In addition to the code violation, it just felt yucky. Here you were, in a large space, with a not-flat high ceiling, but with those thick, dark beams cutting across the space at the top of the wall, you didn't get the benefit of that tall space- you felt squashed from above.
Old Truss Configuration w/ heavy, low bottom chord
Without changing the roof outside or ceiling inside, we modified the truss to raise the interior volume. Don't try this at home! A structural engineer was consulted and angled metal plates with specific bolting patterns were specified to ensure the roof loads were being carried. The low horizontal chord was removed (and some that wood re-used). New angled bottom chords and a high collar tie (the reused timbers) were secured to the existing top chords that follow the ceiling line.

New Truss Configuration
The result is a room that feels much different. We joked it seemed like a pizza parlor before. Now the feel is much more lofty. We also changed the small, high-silled windows to beautiful low-silled 9 over 9 paned windows with a classic molding profile; they let in lots of light and are much more appropriate from the exterior for this historic home. Removing the dark wood wainscot also contributes to this room's transformation. And installation of a new split system for heat and air conditioning means the unsightly baseboard radiator could be removed, allowing for cleaner wall to floor transition.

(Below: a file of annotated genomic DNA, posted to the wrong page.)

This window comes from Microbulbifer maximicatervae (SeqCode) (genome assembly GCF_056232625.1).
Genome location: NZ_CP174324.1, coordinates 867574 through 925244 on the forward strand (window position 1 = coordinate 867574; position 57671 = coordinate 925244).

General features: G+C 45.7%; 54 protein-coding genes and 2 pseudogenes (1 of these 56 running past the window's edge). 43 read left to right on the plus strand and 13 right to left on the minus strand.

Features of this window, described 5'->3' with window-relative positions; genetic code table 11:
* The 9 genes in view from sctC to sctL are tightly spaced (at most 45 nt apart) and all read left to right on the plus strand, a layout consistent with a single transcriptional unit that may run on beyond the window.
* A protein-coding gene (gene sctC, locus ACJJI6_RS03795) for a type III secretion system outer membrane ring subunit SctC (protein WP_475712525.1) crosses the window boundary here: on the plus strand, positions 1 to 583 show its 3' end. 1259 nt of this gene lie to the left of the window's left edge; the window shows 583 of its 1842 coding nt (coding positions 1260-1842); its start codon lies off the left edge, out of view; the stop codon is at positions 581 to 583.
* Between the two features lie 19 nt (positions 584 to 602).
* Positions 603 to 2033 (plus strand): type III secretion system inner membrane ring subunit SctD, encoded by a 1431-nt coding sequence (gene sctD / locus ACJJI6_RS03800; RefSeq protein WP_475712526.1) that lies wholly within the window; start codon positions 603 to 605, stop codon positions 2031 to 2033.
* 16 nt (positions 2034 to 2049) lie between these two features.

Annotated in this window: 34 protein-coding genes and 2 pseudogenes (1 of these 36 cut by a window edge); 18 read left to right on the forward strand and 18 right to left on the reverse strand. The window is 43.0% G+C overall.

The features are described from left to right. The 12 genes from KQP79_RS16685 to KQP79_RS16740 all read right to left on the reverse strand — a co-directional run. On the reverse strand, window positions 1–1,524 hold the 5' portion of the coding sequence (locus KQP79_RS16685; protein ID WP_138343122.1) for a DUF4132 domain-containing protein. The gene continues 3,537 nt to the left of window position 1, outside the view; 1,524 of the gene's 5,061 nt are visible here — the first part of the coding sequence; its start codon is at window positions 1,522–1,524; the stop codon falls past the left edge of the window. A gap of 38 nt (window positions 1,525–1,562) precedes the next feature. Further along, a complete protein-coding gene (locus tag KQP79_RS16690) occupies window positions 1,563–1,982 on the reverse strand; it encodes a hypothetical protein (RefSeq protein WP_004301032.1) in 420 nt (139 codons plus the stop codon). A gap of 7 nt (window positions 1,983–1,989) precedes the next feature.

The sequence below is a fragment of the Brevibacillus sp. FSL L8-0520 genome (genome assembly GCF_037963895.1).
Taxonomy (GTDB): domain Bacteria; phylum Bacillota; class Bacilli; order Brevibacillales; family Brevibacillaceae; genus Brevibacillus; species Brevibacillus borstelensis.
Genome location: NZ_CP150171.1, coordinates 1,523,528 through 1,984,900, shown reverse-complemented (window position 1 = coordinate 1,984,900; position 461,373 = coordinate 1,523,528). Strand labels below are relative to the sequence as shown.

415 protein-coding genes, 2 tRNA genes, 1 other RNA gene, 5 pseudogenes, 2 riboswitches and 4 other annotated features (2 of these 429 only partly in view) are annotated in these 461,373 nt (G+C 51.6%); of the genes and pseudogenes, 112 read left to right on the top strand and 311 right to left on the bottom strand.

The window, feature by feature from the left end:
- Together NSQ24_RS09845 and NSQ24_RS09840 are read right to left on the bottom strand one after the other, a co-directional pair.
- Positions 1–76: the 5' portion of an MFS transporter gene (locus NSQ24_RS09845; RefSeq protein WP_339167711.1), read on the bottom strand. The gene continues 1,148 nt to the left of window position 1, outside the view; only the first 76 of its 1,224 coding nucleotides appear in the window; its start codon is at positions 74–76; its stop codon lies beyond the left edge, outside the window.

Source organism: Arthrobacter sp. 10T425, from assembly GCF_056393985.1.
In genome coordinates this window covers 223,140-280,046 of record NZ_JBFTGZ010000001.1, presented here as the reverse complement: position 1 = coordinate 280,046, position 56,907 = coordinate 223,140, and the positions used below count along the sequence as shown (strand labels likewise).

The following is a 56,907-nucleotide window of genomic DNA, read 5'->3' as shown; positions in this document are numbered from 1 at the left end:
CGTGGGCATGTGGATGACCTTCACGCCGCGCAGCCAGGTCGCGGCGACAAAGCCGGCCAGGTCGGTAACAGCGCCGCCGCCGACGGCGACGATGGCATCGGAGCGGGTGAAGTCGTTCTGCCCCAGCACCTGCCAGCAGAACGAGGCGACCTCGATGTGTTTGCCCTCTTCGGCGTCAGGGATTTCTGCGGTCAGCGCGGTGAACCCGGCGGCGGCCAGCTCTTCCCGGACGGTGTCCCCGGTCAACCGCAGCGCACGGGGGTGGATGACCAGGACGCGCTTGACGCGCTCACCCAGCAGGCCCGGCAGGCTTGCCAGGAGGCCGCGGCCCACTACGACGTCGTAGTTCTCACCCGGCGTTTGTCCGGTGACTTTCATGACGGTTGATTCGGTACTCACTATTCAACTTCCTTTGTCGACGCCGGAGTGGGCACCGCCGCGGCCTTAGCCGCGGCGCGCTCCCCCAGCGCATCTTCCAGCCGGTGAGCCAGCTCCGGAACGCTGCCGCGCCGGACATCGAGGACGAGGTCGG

New windows (same door to kitchen on far left of both pics)

Before- Yucky windows - no light or view!

Take away: space is about more than just space.

New Room - trusses painted

Newly renovated, more classic exterior

Thursday, October 8, 2015

From Tractor Garage to Office- Part 2

New Office / Pool House
See From Tractor Garage to Office- Part 1 for first blog post about this project.

I stopped by this project recently and my client has begun to get settled into his new office space. What was an unfinished space housing an oil tank and tractor and sporting a dirt floor, is now an up-scale office space for publishing with climate control, new windows, radiant floors, A/C and beautiful lighting & floor finishes.

New Office Space (same window locations as b4)

Before - Tractor Garage (note windows)

(Foggy Pic of) New Office / Pool House

Garage -before

I mentioned that when doing a separate, small structure people may be more willing to take risks and select some colors and finishes that they might not be bold enough to try out in the main house. This office/ guest house/ pool house may be an example of that. With fun colors and floor patterns, it is fresh and unique.
Inside the space - looking from office toward mechanical closet and bathroom
Bead Board Ceiling in Bathroom